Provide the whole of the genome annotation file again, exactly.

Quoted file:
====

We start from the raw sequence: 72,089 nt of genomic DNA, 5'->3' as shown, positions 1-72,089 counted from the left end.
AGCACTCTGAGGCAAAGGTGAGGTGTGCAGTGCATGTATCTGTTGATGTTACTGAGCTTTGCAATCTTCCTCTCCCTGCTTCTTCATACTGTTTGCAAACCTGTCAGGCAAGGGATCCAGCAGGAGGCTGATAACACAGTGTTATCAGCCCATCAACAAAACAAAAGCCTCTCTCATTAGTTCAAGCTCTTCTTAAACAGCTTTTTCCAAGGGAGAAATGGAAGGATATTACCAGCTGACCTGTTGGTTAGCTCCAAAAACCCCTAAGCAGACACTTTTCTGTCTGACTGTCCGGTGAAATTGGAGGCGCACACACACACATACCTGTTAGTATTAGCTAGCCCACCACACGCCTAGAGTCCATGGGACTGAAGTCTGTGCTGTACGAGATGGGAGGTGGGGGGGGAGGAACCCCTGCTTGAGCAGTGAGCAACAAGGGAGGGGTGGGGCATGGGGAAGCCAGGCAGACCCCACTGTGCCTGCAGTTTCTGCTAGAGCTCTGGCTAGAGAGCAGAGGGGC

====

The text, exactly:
We start from the raw sequence: 72,089 nt of genomic DNA, 5'->3' as shown, positions 1-72,089 counted from the left end.
AGCACTCTGAGGCAAAGGTGAGGTGTGCAGTGCATGTATCTGTTGATGTTACTGAGCTTTGCAATCTTCCTCTCCCTGCTTCTTCATACTGTTTGCAAACCTGTCAGGCAAGGGATCCAGCAGGAGGCTGATAACACAGTGTTATCAGCCCATCAACAAAACAAAAGCCTCTCTCATTAGTTCAAGCTCTTCTTAAACAGCTTTTTCCAAGGGAGAAATGGAAGGATATTACCAGCTGACCTGTTGGTTAGCTCCAAAAACCCCTAAGCAGACACTTTTCTGTCTGACTGTCCGGTGAAATTGGAGGCGCACACACACACATACCTGTTAGTATTAGCTAGCCCACCACACGCCTAGAGTCCATGGGACTGAAGTCTGTGCTGTACGAGATGGGAGGTGGGGGGGGAGGAACCCCTGCTTGAGCAGTGAGCAACAAGGGAGGGGTGGGGCATGGGGAAGCCAGGCAGACCCCACTGTGCCTGCAGTTTCTGCTAGAGCTCTGGCTAGAGAGCAGAGGGGC